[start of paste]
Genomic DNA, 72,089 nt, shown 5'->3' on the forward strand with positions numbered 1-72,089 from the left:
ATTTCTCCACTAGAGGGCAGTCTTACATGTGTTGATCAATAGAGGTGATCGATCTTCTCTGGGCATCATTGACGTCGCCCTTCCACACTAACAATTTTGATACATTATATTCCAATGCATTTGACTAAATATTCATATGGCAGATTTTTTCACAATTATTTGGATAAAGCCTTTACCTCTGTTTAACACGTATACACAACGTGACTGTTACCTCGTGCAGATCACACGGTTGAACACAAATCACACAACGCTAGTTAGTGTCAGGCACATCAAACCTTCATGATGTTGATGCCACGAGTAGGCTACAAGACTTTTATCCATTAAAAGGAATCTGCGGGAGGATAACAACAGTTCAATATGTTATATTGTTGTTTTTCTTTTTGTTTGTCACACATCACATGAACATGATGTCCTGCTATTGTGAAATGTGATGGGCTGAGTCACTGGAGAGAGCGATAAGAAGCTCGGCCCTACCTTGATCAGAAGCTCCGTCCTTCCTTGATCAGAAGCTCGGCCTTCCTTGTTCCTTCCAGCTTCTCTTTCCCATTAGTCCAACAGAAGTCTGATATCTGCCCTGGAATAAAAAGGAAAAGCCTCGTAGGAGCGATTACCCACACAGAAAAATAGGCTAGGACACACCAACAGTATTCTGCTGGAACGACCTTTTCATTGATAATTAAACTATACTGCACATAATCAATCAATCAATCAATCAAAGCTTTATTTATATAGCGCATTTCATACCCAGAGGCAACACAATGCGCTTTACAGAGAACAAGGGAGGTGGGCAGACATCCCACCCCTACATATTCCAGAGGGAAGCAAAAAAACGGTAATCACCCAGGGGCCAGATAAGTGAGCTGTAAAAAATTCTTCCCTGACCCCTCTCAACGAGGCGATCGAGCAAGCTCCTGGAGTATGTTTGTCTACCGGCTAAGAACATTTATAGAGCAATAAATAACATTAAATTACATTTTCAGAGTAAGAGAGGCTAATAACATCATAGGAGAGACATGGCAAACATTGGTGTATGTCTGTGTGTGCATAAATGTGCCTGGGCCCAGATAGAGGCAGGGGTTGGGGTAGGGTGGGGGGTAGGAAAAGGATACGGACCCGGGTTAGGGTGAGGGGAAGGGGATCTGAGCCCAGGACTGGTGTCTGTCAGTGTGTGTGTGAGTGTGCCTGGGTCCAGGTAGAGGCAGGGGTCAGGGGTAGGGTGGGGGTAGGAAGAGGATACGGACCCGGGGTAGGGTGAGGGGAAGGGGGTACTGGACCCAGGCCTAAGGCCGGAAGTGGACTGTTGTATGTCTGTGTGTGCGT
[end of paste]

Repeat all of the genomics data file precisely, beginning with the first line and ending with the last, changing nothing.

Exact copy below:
Genomic DNA, 72,089 nt, shown 5'->3' on the forward strand with positions numbered 1-72,089 from the left:
ATTTCTCCACTAGAGGGCAGTCTTACATGTGTTGATCAATAGAGGTGATCGATCTTCTCTGGGCATCATTGACGTCGCCCTTCCACACTAACAATTTTGATACATTATATTCCAATGCATTTGACTAAATATTCATATGGCAGATTTTTTCACAATTATTTGGATAAAGCCTTTACCTCTGTTTAACACGTATACACAACGTGACTGTTACCTCGTGCAGATCACACGGTTGAACACAAATCACACAACGCTAGTTAGTGTCAGGCACATCAAACCTTCATGATGTTGATGCCACGAGTAGGCTACAAGACTTTTATCCATTAAAAGGAATCTGCGGGAGGATAACAACAGTTCAATATGTTATATTGTTGTTTTTCTTTTTGTTTGTCACACATCACATGAACATGATGTCCTGCTATTGTGAAATGTGATGGGCTGAGTCACTGGAGAGAGCGATAAGAAGCTCGGCCCTACCTTGATCAGAAGCTCCGTCCTTCCTTGATCAGAAGCTCGGCCTTCCTTGTTCCTTCCAGCTTCTCTTTCCCATTAGTCCAACAGAAGTCTGATATCTGCCCTGGAATAAAAAGGAAAAGCCTCGTAGGAGCGATTACCCACACAGAAAAATAGGCTAGGACACACCAACAGTATTCTGCTGGAACGACCTTTTCATTGATAATTAAACTATACTGCACATAATCAATCAATCAATCAATCAAAGCTTTATTTATATAGCGCATTTCATACCCAGAGGCAACACAATGCGCTTTACAGAGAACAAGGGAGGTGGGCAGACATCCCACCCCTACATATTCCAGAGGGAAGCAAAAAAACGGTAATCACCCAGGGGCCAGATAAGTGAGCTGTAAAAAATTCTTCCCTGACCCCTCTCAACGAGGCGATCGAGCAAGCTCCTGGAGTATGTTTGTCTACCGGCTAAGAACATTTATAGAGCAATAAATAACATTAAATTACATTTTCAGAGTAAGAGAGGCTAATAACATCATAGGAGAGACATGGCAAACATTGGTGTATGTCTGTGTGTGCATAAATGTGCCTGGGCCCAGATAGAGGCAGGGGTTGGGGTAGGGTGGGGGGTAGGAAAAGGATACGGACCCGGGTTAGGGTGAGGGGAAGGGGATCTGAGCCCAGGACTGGTGTCTGTCAGTGTGTGTGTGAGTGTGCCTGGGTCCAGGTAGAGGCAGGGGTCAGGGGTAGGGTGGGGGTAGGAAGAGGATACGGACCCGGGGTAGGGTGAGGGGAAGGGGGTACTGGACCCAGGCCTAAGGCCGGAAGTGGACTGTTGTATGTCTGTGTGTGCGT